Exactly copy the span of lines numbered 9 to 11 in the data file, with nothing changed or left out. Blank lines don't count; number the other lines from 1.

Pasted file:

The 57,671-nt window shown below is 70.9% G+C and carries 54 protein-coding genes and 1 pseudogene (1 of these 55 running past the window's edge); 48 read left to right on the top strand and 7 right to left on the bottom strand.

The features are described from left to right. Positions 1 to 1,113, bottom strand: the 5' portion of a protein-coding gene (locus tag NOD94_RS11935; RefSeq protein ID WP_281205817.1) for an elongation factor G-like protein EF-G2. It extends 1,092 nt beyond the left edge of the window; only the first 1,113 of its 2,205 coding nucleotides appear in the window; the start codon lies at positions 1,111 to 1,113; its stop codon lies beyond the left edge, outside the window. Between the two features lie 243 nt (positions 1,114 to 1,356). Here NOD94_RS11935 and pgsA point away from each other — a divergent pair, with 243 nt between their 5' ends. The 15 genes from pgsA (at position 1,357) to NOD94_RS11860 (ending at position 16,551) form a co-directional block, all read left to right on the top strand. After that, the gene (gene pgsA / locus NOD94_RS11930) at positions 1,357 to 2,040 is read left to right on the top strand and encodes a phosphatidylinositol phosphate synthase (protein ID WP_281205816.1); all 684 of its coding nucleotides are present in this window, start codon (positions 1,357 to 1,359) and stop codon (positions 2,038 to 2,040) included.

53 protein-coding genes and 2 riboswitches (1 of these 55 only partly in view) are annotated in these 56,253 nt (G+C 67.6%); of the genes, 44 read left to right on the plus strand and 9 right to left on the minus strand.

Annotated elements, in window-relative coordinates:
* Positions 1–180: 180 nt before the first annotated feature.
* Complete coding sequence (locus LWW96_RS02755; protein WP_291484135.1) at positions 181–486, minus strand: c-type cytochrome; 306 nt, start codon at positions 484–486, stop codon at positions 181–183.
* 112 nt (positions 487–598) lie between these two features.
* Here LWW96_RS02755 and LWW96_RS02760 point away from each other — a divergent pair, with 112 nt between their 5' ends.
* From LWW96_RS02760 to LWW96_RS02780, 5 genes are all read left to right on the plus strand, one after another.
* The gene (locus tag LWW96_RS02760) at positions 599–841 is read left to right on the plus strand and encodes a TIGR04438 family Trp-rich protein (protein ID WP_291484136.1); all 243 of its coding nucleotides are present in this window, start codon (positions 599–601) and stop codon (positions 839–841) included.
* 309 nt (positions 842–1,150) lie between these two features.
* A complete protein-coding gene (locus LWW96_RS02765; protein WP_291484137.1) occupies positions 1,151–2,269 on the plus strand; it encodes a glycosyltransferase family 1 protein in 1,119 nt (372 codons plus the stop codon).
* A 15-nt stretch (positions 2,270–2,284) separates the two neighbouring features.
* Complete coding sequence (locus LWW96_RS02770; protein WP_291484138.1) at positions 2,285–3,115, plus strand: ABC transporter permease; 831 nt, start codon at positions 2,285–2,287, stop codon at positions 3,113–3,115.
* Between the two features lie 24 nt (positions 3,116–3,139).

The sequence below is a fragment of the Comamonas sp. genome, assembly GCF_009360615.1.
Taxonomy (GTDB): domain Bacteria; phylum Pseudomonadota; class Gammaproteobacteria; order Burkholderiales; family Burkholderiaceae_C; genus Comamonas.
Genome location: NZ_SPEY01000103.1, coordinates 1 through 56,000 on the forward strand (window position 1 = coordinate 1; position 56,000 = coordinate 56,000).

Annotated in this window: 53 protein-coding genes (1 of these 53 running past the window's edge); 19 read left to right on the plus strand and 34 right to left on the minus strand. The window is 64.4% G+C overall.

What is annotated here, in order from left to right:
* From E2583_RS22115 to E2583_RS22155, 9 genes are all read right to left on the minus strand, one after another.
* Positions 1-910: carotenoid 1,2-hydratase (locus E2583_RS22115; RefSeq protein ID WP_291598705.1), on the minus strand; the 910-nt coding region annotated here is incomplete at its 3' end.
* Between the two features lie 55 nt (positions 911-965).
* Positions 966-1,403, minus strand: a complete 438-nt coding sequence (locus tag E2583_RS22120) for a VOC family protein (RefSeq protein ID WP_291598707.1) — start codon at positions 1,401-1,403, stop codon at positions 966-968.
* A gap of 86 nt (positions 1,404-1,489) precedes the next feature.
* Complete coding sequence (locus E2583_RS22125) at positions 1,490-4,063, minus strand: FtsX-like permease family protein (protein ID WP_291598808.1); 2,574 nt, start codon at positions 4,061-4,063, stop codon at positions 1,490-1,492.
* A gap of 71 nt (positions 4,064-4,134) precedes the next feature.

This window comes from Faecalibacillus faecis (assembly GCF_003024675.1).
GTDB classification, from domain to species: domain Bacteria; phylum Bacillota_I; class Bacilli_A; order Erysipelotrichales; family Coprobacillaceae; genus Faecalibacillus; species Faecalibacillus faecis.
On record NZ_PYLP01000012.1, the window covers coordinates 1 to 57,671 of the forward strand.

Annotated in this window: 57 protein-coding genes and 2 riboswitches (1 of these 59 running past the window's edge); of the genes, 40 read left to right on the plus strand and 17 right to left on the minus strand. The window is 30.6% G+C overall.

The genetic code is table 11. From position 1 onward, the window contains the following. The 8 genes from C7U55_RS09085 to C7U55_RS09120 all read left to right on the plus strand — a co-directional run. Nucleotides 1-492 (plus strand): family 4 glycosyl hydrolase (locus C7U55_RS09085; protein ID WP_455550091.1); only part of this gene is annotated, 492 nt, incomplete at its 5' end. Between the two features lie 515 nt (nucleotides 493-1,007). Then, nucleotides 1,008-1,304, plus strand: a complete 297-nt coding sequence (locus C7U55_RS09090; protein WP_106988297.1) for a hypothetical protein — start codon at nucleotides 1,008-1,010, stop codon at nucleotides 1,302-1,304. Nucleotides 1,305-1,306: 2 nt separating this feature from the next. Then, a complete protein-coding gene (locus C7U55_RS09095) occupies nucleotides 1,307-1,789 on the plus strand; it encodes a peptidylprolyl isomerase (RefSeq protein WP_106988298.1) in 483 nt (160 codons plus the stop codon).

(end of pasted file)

* From LWW96_RS02760 to LWW96_RS02780, 5 genes are all read left to right on the plus strand, one after another.
* The gene (locus tag LWW96_RS02760) at positions 599–841 is read left to right on the plus strand and encodes a TIGR04438 family Trp-rich protein (protein ID WP_291484136.1); all 243 of its coding nucleotides are present in this window, start codon (positions 599–601) and stop codon (positions 839–841) included.
* 309 nt (positions 842–1,150) lie between these two features.